I think I will accept the invitation. Kirchentag will happen in Hamburg May 1-5, 2013 and my session will be May 3.  Is anyone else going top be there, apart from the 100,000 Germans, I mean?

'Mighty to Save' and other worship songs that annoy me

Sorry if I sound grumpy today. It might be my age.

I am not usually a huge fan of contemporary worship songs. I don't like extended chorus singing. This is the stuff of nightmares for me. I can pull off a few tunes with everyone else but then my mind wanders. Sometimes I sit down on the pew and read my Bible until the songs are over. Sometimes I scan the introduction to the hymnal, looking for historical inspiration. Or even trivia.

Perspective critic

In moments like these, I prefer Anglican churches because there are more books available to read than Baptist churches and certainly more than Pentecostals churches that offer no reading material whatsoever. But if a solid hour of voice-lifting, arm-swinging, anthem-bashing is not your bag then you shouldn't be in a Pentecostal church anyway. Right?

It's even worse when the worship songs are lame or badly written or have sentences that just hit me wrong.

The old chorus "Sing Hallelujah to the Lord", for example,  always striked me as being just  . .  plain DUMB! Hallelujah is a command, a call to action. It means "publicly acknowledge Yahweh" and is used in the Bible to spur on acknowledgement of God's great acts in a public fashion. It's never used towards God. How do you command God to praise Himself? 

Last month, while fully immersed inside a thousand-strong-crowd of teenage Baptists, I found myself closed-lipped while the song "Your love never fails" was belted out by the band. The offending sentence went like this:

"You cause all things to work together for MY good"

Where did that word "my" come from? It's not in the flipping' Bible passage! Here is the original, unedited version from the BIble. 

"And we know that God causes all things to work together for good to those who love God, to those who are called according to His purpose". Romans 8:28


Not 'my good',  just 'good'.The passage in question is NOT talking about our own personal satisfaction but of God's greater good  - of which everyone will eventually benefit either directly or indirectly.  When did we stop seeking God's good purpose and substitute it with our own? Are we silly enough to think the two things are the same? Am I the only person that noticed? Am I taking crazy pills?

Another annoying song is Hillsong's "Mighty to Save". The line that bugs me is this one:

"Saviour, he can move the mountains"

It's not that the statement is untrue because actually, God can do whatever he wants, including the relocation of mountains. It's just that the particular idea of moving mountains, which occurs most strongly in Isaiah, the minor prophets and later in the Gospels, is almost exclusively in relation to people moving mountains and not God. Jesus told his disciples that they could move mountains. The Isaiah passage [Remember Godspell's "Prepare Ye the Way of the Lord"], as Jesus enlightens us, was in reference to John the Baptist who would level the mountains and fill the valleys.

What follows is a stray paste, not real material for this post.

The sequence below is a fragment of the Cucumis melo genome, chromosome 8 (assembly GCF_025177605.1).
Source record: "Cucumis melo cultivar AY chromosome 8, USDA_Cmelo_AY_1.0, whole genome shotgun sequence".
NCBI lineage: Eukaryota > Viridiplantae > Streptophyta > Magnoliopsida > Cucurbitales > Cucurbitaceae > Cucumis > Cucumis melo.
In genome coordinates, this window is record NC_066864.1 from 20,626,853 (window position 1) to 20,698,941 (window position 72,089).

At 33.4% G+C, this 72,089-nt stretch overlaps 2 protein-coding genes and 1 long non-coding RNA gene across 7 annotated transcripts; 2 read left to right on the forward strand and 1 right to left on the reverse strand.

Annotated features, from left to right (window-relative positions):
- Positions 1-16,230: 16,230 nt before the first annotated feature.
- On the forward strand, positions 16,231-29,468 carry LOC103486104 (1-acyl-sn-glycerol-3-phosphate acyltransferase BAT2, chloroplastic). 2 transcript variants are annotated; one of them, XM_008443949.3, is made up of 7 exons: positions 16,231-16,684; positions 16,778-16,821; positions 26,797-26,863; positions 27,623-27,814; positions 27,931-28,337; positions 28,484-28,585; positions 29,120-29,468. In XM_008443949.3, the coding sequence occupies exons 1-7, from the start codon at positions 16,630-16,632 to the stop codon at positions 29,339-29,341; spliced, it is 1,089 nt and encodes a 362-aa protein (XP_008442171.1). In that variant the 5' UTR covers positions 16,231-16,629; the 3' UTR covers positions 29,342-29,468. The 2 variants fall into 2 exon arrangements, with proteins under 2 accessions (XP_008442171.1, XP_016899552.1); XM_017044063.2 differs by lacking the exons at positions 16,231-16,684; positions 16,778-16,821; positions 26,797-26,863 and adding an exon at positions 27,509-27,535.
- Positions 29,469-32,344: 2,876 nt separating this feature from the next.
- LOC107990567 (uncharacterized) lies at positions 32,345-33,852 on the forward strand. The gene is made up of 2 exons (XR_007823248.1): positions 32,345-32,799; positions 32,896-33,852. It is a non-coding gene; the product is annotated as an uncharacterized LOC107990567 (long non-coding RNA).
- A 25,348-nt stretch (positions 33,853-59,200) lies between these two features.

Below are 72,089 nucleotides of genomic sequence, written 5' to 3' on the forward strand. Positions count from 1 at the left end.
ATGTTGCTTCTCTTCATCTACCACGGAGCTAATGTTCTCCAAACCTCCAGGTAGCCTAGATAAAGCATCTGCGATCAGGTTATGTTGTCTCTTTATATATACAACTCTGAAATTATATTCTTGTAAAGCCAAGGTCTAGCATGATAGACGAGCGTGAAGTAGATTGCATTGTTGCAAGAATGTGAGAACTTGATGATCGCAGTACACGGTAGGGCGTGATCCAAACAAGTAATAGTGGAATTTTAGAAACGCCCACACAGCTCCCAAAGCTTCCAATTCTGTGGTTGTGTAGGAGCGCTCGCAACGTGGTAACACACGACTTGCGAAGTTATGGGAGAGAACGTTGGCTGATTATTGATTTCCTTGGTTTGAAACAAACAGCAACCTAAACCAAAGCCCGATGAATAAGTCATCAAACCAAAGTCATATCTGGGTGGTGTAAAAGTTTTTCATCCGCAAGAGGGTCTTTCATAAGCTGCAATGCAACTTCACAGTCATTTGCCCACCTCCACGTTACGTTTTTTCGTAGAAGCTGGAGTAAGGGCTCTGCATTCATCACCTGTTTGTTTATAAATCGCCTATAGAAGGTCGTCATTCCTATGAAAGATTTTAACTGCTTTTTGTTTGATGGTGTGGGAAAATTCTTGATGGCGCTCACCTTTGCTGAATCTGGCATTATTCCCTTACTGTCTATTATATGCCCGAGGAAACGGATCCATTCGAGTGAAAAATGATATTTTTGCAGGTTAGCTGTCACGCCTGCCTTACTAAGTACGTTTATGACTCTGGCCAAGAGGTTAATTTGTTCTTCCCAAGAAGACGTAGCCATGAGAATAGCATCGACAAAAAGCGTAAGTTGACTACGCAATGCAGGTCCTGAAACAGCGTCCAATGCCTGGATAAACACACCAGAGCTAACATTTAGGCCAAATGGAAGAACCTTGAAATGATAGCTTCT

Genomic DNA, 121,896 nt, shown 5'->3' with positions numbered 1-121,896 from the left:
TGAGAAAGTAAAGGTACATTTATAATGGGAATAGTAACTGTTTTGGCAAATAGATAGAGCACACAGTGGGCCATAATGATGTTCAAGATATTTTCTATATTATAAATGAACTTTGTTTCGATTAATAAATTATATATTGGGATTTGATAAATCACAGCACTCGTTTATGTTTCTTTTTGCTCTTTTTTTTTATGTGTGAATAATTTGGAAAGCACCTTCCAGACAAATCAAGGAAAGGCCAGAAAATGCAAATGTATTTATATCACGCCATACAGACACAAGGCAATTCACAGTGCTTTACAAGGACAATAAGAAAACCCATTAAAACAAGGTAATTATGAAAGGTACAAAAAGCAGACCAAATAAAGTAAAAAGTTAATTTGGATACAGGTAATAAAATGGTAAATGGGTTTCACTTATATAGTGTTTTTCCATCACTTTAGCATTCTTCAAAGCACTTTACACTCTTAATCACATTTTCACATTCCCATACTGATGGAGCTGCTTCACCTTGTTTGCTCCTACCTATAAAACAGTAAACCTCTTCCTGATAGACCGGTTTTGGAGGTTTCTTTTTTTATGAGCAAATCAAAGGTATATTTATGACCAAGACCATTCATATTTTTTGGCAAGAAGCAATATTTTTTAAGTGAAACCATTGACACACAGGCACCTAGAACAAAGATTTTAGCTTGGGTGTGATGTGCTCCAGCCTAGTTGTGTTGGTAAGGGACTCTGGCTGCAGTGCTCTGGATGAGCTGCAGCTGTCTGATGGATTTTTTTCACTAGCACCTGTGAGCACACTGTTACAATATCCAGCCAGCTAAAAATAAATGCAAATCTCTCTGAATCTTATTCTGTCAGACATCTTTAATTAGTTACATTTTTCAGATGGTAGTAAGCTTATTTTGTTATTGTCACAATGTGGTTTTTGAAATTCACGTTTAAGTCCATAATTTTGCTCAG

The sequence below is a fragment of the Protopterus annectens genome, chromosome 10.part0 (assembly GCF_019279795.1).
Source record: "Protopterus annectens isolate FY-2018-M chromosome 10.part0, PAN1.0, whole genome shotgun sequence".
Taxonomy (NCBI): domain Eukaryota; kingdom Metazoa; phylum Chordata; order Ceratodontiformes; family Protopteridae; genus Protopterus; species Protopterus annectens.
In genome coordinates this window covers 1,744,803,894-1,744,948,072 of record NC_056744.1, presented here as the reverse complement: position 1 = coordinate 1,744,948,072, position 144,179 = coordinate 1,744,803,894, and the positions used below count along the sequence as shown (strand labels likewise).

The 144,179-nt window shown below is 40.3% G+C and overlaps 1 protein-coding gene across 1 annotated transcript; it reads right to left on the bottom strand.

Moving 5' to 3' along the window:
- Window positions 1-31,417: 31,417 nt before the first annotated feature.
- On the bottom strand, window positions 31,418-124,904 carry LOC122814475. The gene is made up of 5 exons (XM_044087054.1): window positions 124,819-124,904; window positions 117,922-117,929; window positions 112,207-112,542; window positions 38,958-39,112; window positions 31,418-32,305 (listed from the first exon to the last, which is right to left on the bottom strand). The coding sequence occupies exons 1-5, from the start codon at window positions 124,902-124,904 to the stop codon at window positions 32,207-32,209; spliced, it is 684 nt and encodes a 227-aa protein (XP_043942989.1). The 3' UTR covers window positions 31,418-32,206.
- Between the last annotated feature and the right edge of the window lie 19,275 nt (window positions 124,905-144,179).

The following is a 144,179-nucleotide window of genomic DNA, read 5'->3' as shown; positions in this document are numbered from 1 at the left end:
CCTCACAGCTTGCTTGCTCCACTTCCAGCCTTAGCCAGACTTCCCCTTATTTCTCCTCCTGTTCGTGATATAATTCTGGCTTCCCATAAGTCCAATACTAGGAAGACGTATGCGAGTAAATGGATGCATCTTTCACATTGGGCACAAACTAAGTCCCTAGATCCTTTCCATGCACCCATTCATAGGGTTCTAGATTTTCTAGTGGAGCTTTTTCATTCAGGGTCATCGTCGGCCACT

Mountain moving is the job of God's people!

Yes, our Saviour could move the mountains if he wanted to, but he has commissioned us to move them so let's get on with it, not in our own might or by human power, but by God's Spirit (Zech 4:6-7)

INewImageThe idea behind this lyric, in my opinion, is the same lazy "let go and let God" philosophy that inoculates the people of God from doing anything practical or hands-on because we assume if we just sit back and sing some more songs then God, who is somehow energized by our inaction, will stand up, bare his almighty arm and get things done.

This song is from Hillsong, an Australian church. That surprises me. The Aussies are doers, aren't they? Diggers, Stickers, People of Action rather than talk? [I am speaking to Baptist pastors in Australia next week] But here it sounds like "Hey, there are a whole lot of mountains that need moving but there's no need to bust our guts; God will sort it out, so just be still and chill, let go and let God, say your prayers and then . . . Bob's your uncle. Or in other words, no worries, mate, lets just pass the buck on to God again.

This is Hakuna Matata theology.

Jesus did not say to his disciples, "If you want to remove the mountain, host a city-wide worship evening and when people have reached a heightened sense of spiritual well-being, have them pray that God will do something and then return home feeling like they have done well."

No! "YOU say to the mountain 'Be removed!', said Jesus.

The orders have been given. We are called. We are sent. We look up at huge mountains and we feel intimidated because of their size, and we feel scared because shifting centers of corrupted power and leveling mountains of injustice do not make us friends with those caught up in the institutionalized powers of Babylon. But we act anyway, in faith, because this is what Jesus had in mind for us to do. It's all part of training for eternity and its something that God helps us with but choses not to take on by himself.